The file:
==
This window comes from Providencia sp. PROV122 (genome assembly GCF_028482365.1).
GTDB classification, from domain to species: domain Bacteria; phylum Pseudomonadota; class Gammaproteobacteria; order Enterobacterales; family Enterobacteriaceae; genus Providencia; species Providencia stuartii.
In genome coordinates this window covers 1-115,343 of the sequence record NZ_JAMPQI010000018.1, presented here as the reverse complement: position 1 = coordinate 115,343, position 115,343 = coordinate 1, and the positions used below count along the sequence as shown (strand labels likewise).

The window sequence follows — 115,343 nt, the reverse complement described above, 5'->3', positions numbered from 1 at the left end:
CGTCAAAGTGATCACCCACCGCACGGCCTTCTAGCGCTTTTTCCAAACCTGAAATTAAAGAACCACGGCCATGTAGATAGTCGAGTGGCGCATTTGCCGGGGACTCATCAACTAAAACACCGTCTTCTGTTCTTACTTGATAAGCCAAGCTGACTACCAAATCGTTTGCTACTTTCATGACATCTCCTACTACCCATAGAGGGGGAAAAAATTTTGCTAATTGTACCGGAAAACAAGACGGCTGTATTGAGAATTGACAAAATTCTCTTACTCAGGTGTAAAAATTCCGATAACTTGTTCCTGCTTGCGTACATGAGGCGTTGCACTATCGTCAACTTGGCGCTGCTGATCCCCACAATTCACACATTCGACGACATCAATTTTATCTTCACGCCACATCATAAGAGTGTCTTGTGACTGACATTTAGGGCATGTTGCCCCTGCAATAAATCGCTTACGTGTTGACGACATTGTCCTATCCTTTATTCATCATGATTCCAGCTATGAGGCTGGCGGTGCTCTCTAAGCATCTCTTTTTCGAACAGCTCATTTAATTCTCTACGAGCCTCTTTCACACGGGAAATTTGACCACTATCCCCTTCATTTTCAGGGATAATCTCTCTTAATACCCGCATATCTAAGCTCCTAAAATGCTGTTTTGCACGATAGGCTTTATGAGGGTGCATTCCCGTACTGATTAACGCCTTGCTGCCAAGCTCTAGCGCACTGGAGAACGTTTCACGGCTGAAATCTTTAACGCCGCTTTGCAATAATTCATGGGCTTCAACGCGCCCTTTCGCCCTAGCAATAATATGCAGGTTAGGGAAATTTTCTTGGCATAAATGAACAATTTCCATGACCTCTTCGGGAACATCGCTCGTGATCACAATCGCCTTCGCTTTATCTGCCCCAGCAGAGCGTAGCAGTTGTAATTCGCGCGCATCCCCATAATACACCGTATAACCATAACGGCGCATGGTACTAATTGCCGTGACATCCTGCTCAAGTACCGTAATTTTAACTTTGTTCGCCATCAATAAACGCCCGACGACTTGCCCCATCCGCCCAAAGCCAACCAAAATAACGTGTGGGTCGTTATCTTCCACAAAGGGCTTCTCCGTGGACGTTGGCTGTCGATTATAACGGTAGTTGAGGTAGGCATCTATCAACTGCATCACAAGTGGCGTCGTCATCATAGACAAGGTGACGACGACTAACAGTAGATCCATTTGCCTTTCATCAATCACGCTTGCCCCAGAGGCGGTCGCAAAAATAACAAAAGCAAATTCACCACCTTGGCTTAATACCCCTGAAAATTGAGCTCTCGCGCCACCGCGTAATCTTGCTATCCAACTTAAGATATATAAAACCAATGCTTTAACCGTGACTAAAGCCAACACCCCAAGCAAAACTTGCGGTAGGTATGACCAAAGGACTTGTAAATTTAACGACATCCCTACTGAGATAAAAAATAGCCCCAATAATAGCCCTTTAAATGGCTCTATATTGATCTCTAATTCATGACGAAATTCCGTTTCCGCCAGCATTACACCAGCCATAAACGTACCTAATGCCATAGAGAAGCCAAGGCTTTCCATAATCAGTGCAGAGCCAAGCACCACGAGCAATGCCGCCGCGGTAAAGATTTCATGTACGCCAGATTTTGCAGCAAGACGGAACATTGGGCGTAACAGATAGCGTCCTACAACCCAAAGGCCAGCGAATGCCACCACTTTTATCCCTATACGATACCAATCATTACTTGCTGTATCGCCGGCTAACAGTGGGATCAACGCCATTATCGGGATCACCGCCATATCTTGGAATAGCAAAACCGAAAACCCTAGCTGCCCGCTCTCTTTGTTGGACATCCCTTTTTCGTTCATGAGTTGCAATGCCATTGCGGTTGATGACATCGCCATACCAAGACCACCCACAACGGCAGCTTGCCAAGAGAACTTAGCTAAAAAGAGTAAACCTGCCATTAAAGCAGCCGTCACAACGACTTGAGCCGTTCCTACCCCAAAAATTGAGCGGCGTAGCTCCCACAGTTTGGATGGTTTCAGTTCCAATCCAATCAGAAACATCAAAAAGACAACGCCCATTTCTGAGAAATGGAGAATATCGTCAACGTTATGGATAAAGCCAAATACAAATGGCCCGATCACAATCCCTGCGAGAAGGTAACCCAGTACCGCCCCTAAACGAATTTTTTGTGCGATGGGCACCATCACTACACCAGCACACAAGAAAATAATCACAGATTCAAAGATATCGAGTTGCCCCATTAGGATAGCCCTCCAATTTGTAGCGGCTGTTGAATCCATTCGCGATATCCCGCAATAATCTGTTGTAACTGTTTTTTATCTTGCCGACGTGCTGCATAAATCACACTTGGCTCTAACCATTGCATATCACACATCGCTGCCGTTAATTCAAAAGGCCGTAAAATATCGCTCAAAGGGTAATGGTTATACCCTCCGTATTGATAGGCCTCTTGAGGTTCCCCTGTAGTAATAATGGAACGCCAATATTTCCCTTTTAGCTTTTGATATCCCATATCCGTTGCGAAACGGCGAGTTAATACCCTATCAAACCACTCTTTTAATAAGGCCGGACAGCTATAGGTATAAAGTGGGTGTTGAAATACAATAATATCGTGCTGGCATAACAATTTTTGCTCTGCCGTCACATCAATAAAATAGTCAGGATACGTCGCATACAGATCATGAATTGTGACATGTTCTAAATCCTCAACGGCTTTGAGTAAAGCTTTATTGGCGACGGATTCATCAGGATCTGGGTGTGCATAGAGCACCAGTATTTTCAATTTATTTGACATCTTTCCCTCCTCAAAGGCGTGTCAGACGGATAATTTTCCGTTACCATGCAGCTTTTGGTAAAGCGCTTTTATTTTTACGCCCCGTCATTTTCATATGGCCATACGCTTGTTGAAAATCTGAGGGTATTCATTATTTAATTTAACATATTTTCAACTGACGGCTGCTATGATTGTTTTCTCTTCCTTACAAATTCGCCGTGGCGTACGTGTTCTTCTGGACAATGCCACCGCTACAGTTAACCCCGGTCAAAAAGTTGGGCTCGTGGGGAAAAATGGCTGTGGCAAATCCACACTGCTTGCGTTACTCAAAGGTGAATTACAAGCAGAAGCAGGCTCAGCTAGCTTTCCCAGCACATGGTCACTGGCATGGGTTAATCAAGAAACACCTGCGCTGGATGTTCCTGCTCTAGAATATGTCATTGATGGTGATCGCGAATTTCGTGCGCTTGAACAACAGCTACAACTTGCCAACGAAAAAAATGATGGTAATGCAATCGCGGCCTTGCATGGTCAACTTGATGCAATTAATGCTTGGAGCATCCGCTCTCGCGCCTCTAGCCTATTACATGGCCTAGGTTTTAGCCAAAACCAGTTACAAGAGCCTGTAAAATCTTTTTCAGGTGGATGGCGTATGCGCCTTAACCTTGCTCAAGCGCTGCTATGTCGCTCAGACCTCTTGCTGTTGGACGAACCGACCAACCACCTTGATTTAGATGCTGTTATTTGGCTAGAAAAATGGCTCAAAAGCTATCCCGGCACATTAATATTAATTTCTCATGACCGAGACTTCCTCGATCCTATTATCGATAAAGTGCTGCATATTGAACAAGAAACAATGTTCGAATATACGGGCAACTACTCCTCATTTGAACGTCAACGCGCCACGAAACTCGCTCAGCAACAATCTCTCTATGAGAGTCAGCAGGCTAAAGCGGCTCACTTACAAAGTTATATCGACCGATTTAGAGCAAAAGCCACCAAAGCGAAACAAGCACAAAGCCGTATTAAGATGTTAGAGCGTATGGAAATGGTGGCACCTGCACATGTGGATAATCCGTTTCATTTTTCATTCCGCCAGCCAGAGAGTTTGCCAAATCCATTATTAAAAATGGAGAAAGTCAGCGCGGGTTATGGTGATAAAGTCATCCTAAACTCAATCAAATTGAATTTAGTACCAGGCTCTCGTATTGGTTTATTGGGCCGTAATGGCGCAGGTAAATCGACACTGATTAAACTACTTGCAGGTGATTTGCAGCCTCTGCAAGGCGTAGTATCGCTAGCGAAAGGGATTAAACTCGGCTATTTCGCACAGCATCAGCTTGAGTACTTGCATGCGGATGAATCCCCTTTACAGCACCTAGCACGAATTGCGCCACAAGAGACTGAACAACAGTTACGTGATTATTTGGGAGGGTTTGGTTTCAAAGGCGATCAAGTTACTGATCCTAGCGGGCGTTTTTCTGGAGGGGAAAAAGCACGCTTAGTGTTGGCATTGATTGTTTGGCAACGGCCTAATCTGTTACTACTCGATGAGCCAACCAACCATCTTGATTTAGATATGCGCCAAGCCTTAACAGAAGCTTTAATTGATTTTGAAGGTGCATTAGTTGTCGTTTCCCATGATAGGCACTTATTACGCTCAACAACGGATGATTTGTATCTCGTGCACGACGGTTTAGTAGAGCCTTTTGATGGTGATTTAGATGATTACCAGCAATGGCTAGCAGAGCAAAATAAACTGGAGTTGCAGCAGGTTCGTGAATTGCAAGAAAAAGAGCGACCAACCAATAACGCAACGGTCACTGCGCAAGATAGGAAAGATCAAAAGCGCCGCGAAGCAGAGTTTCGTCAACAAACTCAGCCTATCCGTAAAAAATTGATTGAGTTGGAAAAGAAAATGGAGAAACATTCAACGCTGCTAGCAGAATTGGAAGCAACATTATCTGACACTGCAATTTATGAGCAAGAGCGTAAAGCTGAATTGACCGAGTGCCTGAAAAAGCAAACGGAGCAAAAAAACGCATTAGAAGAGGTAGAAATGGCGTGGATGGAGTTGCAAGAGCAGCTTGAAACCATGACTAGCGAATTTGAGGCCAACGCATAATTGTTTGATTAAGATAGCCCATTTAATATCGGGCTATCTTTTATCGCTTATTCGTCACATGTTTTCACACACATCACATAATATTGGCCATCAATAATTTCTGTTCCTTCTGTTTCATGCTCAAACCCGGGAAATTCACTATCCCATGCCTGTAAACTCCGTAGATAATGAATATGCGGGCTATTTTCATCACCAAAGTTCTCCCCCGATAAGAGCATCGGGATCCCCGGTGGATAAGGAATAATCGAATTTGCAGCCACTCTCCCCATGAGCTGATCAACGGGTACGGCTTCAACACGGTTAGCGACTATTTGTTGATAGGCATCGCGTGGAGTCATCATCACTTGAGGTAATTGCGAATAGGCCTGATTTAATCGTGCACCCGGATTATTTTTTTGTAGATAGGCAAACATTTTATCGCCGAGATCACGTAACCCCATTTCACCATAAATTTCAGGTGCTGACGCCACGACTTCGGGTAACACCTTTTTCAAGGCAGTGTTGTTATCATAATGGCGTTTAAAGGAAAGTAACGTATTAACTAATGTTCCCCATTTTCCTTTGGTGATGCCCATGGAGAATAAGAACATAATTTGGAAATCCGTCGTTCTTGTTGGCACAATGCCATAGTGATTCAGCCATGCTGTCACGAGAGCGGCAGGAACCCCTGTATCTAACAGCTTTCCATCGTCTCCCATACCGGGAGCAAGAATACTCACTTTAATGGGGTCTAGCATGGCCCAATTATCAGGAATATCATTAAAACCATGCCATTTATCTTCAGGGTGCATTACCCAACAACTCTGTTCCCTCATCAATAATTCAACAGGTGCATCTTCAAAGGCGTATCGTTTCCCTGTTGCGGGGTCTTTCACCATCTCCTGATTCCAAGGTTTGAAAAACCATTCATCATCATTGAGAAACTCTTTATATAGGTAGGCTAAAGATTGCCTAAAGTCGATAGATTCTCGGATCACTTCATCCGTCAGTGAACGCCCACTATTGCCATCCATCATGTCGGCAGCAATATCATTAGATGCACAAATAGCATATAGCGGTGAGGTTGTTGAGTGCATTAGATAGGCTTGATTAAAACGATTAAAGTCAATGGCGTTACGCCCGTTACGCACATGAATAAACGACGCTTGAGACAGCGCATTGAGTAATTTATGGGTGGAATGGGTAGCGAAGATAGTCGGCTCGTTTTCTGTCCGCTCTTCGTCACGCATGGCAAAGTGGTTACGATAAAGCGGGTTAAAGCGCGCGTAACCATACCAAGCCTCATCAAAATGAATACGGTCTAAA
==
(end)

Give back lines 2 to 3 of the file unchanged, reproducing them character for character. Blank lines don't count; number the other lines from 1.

GTDB classification, from domain to species: domain Bacteria; phylum Pseudomonadota; class Gammaproteobacteria; order Enterobacterales; family Enterobacteriaceae; genus Providencia; species Providencia stuartii.
In genome coordinates this window covers 1-115,343 of the sequence record NZ_JAMPQI010000018.1, presented here as the reverse complement: position 1 = coordinate 115,343, position 115,343 = coordinate 1, and the positions used below count along the sequence as shown (strand labels likewise).